A Research Agenda for Environmental Management
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A Research Agenda for Environmental Management

Edited by Kathleen E. Halvorsen, Chelsea Schelly, Robert M. Handler, Erin C. Pischke and Jessie L. Knowlton

The understanding of global environmental management problems is best achieved through transdisciplinary research lenses that combine scientific and other sector (industry, government, etc.) tools and perspectives. However, developing effective research teams that cross such boundaries is difficult. This book demonstrates the importance of transdisciplinarity, describes challenges to such teamwork, and provides solutions for overcoming these challenges. It includes case studies of transdisciplinary teamwork, showing how these solutions have helped groups to develop better understandings of environmental problems and potential responses.
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Chapter 7: Incorporating community: opportunities and challenges in community engaged research

Abhilash Kantamneni, Richelle L. Winkler and Kirby Calvert

Abstract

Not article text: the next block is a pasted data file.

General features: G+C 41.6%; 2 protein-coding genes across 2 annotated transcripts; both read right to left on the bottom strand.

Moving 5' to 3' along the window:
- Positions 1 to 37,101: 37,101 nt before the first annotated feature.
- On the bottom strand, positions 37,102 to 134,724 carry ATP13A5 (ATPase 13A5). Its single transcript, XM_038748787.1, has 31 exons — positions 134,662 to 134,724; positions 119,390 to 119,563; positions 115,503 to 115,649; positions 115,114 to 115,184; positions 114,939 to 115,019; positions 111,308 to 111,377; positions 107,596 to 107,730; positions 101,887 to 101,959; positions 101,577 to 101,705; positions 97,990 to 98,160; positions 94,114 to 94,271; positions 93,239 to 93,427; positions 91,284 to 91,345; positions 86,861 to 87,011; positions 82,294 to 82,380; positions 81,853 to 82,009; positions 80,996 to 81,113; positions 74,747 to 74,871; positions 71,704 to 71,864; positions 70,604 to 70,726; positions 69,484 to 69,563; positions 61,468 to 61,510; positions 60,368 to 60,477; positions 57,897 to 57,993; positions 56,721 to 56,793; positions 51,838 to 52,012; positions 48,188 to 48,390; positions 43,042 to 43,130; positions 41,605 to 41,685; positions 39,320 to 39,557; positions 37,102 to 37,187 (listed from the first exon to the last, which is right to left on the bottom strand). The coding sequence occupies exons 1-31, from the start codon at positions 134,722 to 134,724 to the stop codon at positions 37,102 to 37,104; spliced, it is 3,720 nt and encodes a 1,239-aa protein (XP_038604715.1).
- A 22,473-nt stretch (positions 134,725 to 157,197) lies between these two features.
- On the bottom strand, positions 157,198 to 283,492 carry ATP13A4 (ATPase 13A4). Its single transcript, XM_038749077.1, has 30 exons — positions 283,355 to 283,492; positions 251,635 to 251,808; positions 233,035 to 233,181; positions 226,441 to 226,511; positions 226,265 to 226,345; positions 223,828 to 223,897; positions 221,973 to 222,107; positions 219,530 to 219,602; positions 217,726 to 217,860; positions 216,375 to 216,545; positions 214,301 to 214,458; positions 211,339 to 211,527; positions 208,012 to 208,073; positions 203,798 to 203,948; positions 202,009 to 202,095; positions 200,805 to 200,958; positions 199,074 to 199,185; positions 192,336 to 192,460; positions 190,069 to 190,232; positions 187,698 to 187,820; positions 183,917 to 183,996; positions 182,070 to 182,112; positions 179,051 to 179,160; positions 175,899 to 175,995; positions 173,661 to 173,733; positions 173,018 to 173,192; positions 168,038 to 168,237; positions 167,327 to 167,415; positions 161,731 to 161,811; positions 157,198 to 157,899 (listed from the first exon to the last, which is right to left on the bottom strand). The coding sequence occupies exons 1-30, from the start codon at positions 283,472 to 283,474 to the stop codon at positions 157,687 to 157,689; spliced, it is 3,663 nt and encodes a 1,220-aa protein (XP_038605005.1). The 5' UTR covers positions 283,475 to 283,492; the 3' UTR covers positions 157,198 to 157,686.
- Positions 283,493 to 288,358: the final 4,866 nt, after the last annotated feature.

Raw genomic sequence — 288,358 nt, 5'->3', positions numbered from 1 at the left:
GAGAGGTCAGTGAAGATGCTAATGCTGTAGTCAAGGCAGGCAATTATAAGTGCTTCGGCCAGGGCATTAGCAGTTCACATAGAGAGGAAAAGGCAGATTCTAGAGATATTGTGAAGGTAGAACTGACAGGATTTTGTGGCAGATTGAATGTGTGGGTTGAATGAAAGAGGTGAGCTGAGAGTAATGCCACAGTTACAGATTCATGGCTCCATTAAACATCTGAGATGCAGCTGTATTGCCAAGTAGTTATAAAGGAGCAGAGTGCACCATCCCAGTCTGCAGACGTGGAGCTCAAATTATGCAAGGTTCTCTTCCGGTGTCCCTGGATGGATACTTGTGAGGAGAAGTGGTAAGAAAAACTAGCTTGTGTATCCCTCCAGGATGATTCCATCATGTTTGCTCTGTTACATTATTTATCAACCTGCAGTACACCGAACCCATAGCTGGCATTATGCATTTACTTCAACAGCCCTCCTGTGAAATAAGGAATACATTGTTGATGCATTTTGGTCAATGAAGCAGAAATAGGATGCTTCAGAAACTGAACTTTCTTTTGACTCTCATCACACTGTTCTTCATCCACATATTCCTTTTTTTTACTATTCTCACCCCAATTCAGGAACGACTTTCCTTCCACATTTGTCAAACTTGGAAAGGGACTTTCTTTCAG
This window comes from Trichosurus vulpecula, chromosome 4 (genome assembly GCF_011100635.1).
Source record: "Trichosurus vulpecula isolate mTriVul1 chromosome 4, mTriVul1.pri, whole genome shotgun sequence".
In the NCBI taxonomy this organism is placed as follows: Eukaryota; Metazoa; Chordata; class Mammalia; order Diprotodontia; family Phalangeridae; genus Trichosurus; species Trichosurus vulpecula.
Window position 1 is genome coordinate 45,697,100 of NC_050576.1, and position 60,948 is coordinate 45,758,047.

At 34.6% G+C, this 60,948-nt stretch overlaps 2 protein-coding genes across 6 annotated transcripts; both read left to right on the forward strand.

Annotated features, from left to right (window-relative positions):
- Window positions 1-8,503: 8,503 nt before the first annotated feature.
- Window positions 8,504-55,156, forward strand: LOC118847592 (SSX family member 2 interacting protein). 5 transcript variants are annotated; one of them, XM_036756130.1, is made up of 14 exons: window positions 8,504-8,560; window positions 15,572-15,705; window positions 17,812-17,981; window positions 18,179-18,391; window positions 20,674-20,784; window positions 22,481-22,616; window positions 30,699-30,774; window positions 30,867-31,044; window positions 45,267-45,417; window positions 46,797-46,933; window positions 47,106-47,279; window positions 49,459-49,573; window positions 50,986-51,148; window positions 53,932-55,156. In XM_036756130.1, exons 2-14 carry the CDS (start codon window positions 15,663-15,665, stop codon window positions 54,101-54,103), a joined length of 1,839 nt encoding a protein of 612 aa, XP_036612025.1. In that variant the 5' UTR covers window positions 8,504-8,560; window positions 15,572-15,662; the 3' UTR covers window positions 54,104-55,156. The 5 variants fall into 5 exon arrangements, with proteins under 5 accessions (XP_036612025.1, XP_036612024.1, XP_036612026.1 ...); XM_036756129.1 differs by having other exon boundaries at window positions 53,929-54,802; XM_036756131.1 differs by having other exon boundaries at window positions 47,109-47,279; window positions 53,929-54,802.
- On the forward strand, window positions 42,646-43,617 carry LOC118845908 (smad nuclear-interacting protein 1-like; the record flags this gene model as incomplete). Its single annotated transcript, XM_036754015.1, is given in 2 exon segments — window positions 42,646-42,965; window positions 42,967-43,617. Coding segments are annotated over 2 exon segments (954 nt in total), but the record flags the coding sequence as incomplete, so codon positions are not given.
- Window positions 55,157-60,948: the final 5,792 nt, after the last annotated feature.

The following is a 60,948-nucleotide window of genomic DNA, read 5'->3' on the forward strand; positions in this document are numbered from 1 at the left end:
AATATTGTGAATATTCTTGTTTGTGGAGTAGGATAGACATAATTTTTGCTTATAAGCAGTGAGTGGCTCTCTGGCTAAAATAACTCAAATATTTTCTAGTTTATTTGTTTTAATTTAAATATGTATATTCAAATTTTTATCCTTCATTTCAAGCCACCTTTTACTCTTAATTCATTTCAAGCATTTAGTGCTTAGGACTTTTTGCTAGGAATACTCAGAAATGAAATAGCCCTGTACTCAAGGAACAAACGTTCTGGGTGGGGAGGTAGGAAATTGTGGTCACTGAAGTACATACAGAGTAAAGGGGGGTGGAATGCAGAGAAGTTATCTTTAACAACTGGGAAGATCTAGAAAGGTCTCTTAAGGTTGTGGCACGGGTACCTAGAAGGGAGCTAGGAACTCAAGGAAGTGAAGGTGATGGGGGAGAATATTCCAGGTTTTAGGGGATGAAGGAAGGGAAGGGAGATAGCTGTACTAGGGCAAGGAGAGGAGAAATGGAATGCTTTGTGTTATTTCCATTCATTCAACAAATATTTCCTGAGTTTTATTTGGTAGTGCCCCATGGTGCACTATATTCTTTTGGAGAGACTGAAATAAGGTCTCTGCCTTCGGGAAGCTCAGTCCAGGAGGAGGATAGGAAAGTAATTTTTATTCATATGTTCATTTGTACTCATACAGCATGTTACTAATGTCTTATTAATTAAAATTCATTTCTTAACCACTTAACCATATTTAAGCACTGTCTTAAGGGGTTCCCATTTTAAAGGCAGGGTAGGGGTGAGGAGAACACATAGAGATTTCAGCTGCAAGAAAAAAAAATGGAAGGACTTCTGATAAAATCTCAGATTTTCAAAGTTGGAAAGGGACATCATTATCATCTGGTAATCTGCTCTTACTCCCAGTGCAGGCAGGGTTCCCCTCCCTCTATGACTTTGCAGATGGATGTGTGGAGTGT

Community-engaged research projects include members of the public, practitioners or community organizations as partners in research projects along with scientific teams. Scientists and community members collaborate to understand and address environmental or social problems. Such partnerships have been shown to result in multiple benefits for both science and practice, but they are difficult to carry out and often neither scientists nor community members have much experience working together. This chapter identifies two key issues that make partnership projects difficult – disciplinary challenges, owing to multiplicity of terms, standards and approaches, and implementation challenges, owing to lack of clear road maps or training programs on employing concepts in practice. The chapter addresses these issues by providing an overview of what it means to do community-engaged research and by offering some insight into practical challenges to expect and ways to address them. We review multiple perspectives (i.e. citizen science, action research, community-based research, participatory research) and key terms and offer tools for developing a common language and understanding of different ways in which scientists and community members might work together. The chapter concludes by discussing common challenges that transdisciplinary teams face along with practical examples from our own experiences to illustrate how these might be addressed.

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